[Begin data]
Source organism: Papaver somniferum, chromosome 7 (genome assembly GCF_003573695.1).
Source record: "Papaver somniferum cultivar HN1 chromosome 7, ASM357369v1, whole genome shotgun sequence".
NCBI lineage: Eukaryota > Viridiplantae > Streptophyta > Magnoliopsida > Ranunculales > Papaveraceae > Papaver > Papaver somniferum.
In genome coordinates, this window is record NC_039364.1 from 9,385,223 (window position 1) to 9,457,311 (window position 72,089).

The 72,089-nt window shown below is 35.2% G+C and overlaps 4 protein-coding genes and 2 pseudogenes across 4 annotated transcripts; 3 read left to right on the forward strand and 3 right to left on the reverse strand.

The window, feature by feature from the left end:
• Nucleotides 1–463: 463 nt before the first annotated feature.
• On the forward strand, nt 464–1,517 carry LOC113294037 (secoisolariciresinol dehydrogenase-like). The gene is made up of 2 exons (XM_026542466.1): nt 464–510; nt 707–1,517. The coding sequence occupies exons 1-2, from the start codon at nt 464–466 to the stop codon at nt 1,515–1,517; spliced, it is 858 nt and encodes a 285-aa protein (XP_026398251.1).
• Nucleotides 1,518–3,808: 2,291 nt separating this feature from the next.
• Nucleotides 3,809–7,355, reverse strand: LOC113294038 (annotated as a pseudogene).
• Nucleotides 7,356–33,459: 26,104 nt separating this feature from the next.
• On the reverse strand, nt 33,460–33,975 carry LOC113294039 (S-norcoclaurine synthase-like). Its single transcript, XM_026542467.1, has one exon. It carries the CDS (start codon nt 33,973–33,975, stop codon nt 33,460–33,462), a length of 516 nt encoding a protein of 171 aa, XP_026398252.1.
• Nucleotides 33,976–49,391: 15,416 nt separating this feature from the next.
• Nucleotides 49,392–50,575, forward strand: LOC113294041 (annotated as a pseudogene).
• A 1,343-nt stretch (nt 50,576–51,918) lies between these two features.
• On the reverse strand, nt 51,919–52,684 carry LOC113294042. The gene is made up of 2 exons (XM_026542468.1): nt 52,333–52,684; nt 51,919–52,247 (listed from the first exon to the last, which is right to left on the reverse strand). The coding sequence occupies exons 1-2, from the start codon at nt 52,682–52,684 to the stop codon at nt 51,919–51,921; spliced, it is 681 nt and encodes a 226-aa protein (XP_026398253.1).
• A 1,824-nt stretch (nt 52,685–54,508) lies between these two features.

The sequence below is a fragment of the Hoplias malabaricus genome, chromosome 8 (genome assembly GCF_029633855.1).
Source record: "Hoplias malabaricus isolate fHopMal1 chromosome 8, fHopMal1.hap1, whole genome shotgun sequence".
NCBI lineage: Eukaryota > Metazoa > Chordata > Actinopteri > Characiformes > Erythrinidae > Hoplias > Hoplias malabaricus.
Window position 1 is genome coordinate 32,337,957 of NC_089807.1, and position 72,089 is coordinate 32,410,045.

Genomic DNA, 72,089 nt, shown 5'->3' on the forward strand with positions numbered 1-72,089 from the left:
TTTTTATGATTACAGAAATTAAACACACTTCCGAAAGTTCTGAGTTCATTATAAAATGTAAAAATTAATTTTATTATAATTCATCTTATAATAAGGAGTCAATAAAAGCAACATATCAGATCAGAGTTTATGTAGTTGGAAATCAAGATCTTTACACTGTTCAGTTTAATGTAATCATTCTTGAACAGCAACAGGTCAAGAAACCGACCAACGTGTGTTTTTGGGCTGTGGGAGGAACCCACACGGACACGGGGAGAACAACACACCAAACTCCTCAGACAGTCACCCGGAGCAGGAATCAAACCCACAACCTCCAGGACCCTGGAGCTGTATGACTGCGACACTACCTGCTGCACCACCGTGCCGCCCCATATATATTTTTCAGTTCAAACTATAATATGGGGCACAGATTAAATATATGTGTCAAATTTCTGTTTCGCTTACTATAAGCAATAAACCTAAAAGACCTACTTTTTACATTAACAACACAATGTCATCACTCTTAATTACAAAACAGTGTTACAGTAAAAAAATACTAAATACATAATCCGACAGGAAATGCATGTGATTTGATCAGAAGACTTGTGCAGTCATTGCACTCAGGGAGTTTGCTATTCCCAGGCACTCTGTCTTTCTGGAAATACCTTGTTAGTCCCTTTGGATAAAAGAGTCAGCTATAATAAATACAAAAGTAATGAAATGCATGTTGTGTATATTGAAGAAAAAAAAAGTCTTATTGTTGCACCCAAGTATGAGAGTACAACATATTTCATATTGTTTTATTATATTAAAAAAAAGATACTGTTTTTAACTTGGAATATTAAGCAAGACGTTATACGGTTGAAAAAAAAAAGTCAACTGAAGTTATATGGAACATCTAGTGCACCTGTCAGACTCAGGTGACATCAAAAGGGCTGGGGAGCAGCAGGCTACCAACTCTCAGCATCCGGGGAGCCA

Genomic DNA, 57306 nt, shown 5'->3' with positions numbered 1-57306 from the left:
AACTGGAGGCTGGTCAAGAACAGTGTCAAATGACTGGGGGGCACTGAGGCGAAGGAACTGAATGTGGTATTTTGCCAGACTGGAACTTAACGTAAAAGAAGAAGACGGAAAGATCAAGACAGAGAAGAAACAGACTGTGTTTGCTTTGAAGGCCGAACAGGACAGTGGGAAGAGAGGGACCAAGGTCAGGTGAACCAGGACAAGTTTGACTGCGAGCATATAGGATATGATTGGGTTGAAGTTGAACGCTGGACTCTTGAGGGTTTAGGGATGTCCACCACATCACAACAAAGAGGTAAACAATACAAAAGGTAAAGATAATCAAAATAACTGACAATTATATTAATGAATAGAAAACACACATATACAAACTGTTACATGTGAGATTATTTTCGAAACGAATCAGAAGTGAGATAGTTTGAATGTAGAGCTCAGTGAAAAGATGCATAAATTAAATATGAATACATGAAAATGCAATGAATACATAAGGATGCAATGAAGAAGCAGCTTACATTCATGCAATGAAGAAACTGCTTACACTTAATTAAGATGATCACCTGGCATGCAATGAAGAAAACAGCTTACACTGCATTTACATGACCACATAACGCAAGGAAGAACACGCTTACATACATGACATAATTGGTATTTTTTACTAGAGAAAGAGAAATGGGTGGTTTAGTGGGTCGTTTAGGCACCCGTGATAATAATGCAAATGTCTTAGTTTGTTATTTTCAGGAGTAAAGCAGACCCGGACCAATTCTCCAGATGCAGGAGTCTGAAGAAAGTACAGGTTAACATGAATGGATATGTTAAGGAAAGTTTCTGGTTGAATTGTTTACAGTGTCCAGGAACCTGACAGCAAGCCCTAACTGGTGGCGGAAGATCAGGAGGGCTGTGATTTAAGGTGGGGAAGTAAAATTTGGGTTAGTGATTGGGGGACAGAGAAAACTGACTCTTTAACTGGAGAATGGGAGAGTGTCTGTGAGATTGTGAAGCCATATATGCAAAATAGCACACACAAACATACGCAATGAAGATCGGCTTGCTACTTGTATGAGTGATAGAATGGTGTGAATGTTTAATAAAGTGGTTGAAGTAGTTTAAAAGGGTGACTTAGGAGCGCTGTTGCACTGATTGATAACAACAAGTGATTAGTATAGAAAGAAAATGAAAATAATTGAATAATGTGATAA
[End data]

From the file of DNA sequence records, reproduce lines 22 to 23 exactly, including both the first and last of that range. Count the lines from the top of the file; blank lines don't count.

Genomic DNA, 72,089 nt, shown 5'->3' on the forward strand with positions numbered 1-72,089 from the left:
TTTTTATGATTACAGAAATTAAACACACTTCCGAAAGTTCTGAGTTCATTATAAAATGTAAAAATTAATTTTATTATAATTCATCTTATAATAAGGAGTCAATAAAAGCAACATATCAGATCAGAGTTTATGTAGTTGGAAATCAAGATCTTTACACTGTTCAGTTTAATGTAATCATTCTTGAACAGCAACAGGTCAAGAAACCGACCAACGTGTGTTTTTGGGCTGTGGGAGGAACCCACACGGACACGGGGAGAACAACACACCAAACTCCTCAGACAGTCACCCGGAGCAGGAATCAAACCCACAACCTCCAGGACCCTGGAGCTGTATGACTGCGACACTACCTGCTGCACCACCGTGCCGCCCCATATATATTTTTCAGTTCAAACTATAATATGGGGCACAGATTAAATATATGTGTCAAATTTCTGTTTCGCTTACTATAAGCAATAAACCTAAAAGACCTACTTTTTACATTAACAACACAATGTCATCACTCTTAATTACAAAACAGTGTTACAGTAAAAAAATACTAAATACATAATCCGACAGGAAATGCATGTGATTTGATCAGAAGACTTGTGCAGTCATTGCACTCAGGGAGTTTGCTATTCCCAGGCACTCTGTCTTTCTGGAAATACCTTGTTAGTCCCTTTGGATAAAAGAGTCAGCTATAATAAATACAAAAGTAATGAAATGCATGTTGTGTATATTGAAGAAAAAAAAAGTCTTATTGTTGCACCCAAGTATGAGAGTACAACATATTTCATATTGTTTTATTATATTAAAAAAAAGATACTGTTTTTAACTTGGAATATTAAGCAAGACGTTATACGGTTGAAAAAAAAAAGTCAACTGAAGTTATATGGAACATCTAGTGCACCTGTCAGACTCAGGTGACATCAAAAGGGCTGGGGAGCAGCAGGCTACCAACTCTCAGCATCCGGGGAGCCA